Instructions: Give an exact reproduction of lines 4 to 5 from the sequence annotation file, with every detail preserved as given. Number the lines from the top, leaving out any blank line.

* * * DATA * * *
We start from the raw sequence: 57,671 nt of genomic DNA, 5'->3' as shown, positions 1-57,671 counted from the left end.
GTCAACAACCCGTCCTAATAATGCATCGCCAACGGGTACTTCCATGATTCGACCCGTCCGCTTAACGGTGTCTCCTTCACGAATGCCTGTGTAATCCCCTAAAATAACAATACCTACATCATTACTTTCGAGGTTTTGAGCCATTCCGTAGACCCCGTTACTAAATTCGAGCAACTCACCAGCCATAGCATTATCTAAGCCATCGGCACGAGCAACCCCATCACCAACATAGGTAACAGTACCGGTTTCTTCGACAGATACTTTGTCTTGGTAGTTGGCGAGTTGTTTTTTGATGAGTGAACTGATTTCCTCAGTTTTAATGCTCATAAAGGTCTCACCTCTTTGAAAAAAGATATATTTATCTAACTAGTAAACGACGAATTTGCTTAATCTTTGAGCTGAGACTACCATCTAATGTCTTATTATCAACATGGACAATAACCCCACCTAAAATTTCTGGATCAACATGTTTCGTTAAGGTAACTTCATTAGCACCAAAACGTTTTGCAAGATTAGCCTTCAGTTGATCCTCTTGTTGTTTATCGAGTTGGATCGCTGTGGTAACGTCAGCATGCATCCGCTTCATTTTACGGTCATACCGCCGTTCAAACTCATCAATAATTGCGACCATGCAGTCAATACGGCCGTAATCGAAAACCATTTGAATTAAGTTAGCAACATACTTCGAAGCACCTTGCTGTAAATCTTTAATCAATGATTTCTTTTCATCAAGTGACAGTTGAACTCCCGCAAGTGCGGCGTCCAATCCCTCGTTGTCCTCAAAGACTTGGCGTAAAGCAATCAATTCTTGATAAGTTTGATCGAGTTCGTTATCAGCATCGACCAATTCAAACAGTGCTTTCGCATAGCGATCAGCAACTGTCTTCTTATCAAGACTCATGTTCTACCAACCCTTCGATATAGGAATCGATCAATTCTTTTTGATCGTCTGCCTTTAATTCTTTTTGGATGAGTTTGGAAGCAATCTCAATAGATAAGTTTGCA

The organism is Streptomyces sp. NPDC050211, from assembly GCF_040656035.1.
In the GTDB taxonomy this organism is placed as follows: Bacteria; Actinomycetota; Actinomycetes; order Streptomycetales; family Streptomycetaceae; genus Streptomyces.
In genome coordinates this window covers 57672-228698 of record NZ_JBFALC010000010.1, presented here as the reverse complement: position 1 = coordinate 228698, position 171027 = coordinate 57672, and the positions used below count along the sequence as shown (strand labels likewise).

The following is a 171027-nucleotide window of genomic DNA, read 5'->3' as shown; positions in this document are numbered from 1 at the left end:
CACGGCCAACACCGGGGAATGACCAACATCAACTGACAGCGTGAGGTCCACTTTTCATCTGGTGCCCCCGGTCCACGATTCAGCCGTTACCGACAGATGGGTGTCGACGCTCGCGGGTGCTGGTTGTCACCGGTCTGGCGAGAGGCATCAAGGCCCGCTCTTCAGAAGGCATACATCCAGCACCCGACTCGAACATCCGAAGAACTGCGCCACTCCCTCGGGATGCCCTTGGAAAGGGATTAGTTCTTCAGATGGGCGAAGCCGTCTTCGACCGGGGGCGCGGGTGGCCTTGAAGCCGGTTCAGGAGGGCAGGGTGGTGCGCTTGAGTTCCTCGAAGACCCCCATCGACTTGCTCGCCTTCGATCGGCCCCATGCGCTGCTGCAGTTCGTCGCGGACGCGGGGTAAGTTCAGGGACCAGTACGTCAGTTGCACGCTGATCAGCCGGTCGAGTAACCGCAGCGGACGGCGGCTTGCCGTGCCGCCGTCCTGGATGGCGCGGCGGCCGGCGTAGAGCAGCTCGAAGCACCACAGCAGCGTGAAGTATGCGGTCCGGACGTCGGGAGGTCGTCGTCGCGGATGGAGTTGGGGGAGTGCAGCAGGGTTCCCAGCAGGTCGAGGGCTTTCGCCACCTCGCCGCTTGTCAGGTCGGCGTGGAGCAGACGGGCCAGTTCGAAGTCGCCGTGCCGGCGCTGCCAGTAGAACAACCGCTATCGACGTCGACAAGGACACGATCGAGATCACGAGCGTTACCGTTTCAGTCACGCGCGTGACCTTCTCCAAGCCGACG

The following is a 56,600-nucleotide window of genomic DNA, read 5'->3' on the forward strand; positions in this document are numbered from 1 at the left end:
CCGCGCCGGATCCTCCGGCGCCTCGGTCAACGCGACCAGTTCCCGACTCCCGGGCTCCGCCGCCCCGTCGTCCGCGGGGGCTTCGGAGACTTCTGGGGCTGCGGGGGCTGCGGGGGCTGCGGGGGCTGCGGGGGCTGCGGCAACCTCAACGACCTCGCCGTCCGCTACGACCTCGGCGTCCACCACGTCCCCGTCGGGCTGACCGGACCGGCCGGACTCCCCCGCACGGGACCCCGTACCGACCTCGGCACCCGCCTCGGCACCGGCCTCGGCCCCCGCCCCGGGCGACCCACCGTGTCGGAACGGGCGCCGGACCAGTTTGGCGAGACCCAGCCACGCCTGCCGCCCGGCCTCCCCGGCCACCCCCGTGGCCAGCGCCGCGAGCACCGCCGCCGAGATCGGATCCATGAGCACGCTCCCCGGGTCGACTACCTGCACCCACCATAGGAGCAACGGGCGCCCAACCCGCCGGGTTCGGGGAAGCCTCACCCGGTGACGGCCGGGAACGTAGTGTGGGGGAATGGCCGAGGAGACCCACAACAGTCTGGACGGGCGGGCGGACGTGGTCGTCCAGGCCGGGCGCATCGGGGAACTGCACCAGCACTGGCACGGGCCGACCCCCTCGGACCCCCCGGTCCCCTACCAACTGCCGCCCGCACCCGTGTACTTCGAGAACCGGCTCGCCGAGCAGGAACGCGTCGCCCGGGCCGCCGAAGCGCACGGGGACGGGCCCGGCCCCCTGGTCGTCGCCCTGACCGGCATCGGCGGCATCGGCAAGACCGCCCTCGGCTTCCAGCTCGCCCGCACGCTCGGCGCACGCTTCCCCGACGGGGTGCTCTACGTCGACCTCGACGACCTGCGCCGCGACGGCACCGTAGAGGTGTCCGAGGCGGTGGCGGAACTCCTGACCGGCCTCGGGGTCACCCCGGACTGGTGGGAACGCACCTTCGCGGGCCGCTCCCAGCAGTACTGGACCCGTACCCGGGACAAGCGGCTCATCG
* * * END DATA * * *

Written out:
In the GTDB taxonomy this organism is placed as follows: Bacteria; Actinomycetota; Actinomycetes; order Streptomycetales; family Streptomycetaceae; genus Streptomyces.
In genome coordinates this window covers 57672-228698 of record NZ_JBFALC010000010.1, presented here as the reverse complement: position 1 = coordinate 228698, position 171027 = coordinate 57672, and the positions used below count along the sequence as shown (strand labels likewise).